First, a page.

Liberia’s Vice President Jewel Howard-Taylor is proposing the establishment of a Global Women Leaders Peace and Security Network Initiative to push the cause of women advancement.
The initiative, according to VP Taylor, will serve as a working group that will focus on ensuring that women with realistic aspirations to ascend to critical decision-making roles are supported in formulating concrete workable action to succeed.
Such roadmap, in the Vice President’s view, can be evaluated periodically and adjusted to achieve the goal for a more inclusive and equitable world in this and succeeding generations, according to a dispatch from the office of the VP.
In special comments delivered Wednesday, November 28, at the 2018 Women Leaders Global Forum taking place in Reykjavik, Iceland, the Liberian Vice President, averred: “we must PUSH till we change the societal norms and perceptions which continue to hold us back.”
She stressed that in pursuance of the targets set by this Initiative, specific focus should be given to catapulting women into positions that enable them to more potently impact policy decisions that eliminate violence against women, promote peace, security and empowerment of women the world over, adding that “the more women in positions of governance, the better our one world.”
According to the dispatch, Chief Dr. Taylor acknowledged the convergence of women leaders to herald their transition from awareness to action as a right move at the right time.
“Let us however resist the temptation to minimize the huge responsibility it calls for. Commitment and resoluteness must remain our watch words. Faith and optimism must be the fuel that propels us even in the face of daunting obstacles we will meet. For I hope you will agree with me that those who reach top levels are intimidated and harassed, in a bid to cause them to quit before fulfilling their mandates,” VP Taylor reminded participants.
The high level Global Women Leaders Forum is convened in the historic City of Reykjavík, Iceland, to weigh gains made and assess gaps in a variety of issue areas, spanning gender issues, maternal mortality, world economic outlook, peacemaking and sustenance, digital leapfrogging, technology, as well as poverty alleviation, good governance and transparency, among others.
Speaking further, VP Taylor said, “As each of us, gathered here, looks at options for improved peace and security for women the world over, I do so in memory of the roles played by many women leaders to ensure the furtherance of a more peaceful world. We salute them, as today we have the privilege to stand on their shoulders.”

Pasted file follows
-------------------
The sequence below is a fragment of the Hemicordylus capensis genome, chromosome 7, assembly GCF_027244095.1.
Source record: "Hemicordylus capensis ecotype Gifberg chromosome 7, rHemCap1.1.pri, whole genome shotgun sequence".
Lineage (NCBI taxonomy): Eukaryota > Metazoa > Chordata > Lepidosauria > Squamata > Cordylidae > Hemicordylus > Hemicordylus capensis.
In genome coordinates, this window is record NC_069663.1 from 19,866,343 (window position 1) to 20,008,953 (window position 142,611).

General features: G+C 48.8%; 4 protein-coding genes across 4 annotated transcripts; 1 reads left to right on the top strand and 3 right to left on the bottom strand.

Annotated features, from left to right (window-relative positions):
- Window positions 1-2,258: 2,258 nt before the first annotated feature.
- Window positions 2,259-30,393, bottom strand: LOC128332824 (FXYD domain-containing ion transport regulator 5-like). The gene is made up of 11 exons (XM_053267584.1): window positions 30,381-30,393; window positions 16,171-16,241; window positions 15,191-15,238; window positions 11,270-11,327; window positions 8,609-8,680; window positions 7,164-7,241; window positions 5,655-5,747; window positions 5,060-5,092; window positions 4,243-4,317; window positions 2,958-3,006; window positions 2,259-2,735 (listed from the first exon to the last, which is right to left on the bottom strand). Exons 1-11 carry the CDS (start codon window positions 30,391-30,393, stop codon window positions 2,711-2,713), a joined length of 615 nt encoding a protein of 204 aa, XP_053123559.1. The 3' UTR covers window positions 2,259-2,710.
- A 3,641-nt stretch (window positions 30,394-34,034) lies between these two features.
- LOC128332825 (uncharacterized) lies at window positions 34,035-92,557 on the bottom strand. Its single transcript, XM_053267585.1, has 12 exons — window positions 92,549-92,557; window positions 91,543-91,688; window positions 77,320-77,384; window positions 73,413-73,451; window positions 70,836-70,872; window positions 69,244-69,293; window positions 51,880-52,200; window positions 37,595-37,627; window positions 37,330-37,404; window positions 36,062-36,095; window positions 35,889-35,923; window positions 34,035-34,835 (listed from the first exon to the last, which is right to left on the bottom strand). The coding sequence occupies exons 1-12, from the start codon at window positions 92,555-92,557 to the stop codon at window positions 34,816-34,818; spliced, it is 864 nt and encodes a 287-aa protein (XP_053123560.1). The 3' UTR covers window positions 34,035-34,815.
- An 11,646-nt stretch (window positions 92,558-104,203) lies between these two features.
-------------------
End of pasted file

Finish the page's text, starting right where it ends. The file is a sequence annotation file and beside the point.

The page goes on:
She cited the trailblazing roles of two eminent Liberian women leaders, the late former President of the United Nations General Assembly, Ambassador Angie Brooks-Randolph, and Africa’s first democratically elected female President, Madam Ellen Johnson-Sirleaf.
Reviewing the situation on the home front, the Liberian Vice President, who is also the President of the Liberian Senate, recalled that Liberia became the first post-conflict country to develop a National Action Plan (NAP) pursuant to mandate contained in the United Nations Security Council Resolution 1325 on Women, Peace and Security by the launch of its Action Plan for the Implementation back in 2009.
She, however, lamented that Liberia has fallen in the category of those in a slow pace of the fulfillment of obligations undertaken by nations to implement national action plans pursuant to Resolution 1325, which was passed on October 31, 2000.
“That is why this gathering of women world leaders is not only historic, but important to this process as we put in place plans to recommit our energies from bare awareness to determined actions,” VP Taylor told the participants at the Women Forum.
She challenged the gathering of women to not only talk about this critical issue at the forum, but to ferret strategies that lay out clear action plans which will bring forth the full effect of a mass action by all women leaders in a concerted effort to address the gaps in global peace and security as envisaged by the Resolution.
According to her, by so doing women will raise their voices loudly and work in earnest to change the trajectory towards a world of peaceful coexistence.